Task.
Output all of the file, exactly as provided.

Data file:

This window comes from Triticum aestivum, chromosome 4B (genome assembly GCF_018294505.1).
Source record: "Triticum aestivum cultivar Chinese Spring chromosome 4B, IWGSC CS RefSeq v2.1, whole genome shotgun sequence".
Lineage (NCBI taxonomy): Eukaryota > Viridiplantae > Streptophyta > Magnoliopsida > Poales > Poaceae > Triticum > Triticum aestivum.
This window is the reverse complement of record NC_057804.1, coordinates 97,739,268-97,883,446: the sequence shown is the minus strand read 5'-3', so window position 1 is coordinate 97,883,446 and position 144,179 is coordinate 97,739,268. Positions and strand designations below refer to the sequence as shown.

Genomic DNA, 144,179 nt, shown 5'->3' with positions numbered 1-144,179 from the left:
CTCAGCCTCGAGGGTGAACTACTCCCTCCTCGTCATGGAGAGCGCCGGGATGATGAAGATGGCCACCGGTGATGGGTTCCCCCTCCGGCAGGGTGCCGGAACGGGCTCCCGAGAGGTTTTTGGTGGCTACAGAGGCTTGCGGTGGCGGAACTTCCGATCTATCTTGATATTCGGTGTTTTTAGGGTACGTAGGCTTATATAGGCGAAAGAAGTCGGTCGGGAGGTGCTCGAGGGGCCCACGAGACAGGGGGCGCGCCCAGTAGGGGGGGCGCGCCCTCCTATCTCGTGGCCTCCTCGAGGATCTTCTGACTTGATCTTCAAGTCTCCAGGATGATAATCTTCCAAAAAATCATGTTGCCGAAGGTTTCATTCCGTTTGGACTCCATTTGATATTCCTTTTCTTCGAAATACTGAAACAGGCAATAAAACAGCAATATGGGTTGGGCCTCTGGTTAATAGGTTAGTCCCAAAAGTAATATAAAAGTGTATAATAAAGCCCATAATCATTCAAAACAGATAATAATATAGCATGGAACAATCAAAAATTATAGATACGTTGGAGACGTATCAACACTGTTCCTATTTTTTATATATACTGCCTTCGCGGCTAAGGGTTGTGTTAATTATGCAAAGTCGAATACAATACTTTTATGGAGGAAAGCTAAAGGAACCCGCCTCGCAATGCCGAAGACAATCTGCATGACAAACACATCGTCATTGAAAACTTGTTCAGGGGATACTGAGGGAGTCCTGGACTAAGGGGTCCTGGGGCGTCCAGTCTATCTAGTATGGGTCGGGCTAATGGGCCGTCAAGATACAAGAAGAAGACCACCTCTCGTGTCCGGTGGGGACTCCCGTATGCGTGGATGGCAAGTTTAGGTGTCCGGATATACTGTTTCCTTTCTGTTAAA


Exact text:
This window comes from Triticum aestivum, chromosome 4B (genome assembly GCF_018294505.1).
Source record: "Triticum aestivum cultivar Chinese Spring chromosome 4B, IWGSC CS RefSeq v2.1, whole genome shotgun sequence".
Lineage (NCBI taxonomy): Eukaryota > Viridiplantae > Streptophyta > Magnoliopsida > Poales > Poaceae > Triticum > Triticum aestivum.
This window is the reverse complement of record NC_057804.1, coordinates 97,739,268-97,883,446: the sequence shown is the minus strand read 5'-3', so window position 1 is coordinate 97,883,446 and position 144,179 is coordinate 97,739,268. Positions and strand designations below refer to the sequence as shown.

Genomic DNA, 144,179 nt, shown 5'->3' with positions numbered 1-144,179 from the left:
CTCAGCCTCGAGGGTGAACTACTCCCTCCTCGTCATGGAGAGCGCCGGGATGATGAAGATGGCCACCGGTGATGGGTTCCCCCTCCGGCAGGGTGCCGGAACGGGCTCCCGAGAGGTTTTTGGTGGCTACAGAGGCTTGCGGTGGCGGAACTTCCGATCTATCTTGATATTCGGTGTTTTTAGGGTACGTAGGCTTATATAGGCGAAAGAAGTCGGTCGGGAGGTGCTCGAGGGGCCCACGAGACAGGGGGCGCGCCCAGTAGGGGGGGCGCGCCCTCCTATCTCGTGGCCTCCTCGAGGATCTTCTGACTTGATCTTCAAGTCTCCAGGATGATAATCTTCCAAAAAATCATGTTGCCGAAGGTTTCATTCCGTTTGGACTCCATTTGATATTCCTTTTCTTCGAAATACTGAAACAGGCAATAAAACAGCAATATGGGTTGGGCCTCTGGTTAATAGGTTAGTCCCAAAAGTAATATAAAAGTGTATAATAAAGCCCATAATCATTCAAAACAGATAATAATATAGCATGGAACAATCAAAAATTATAGATACGTTGGAGACGTATCAACACTGTTCCTATTTTTTATATATACTGCCTTCGCGGCTAAGGGTTGTGTTAATTATGCAAAGTCGAATACAATACTTTTATGGAGGAAAGCTAAAGGAACCCGCCTCGCAATGCCGAAGACAATCTGCATGACAAACACATCGTCATTGAAAACTTGTTCAGGGGATACTGAGGGAGTCCTGGACTAAGGGGTCCTGGGGCGTCCAGTCTATCTAGTATGGGTCGGGCTAATGGGCCGTCAAGATACAAGAAGAAGACCACCTCTCGTGTCCGGTGGGGACTCCCGTATGCGTGGATGGCAAGTTTAGGTGTCCGGATATACTGTTTCCTTTCTGTTAAA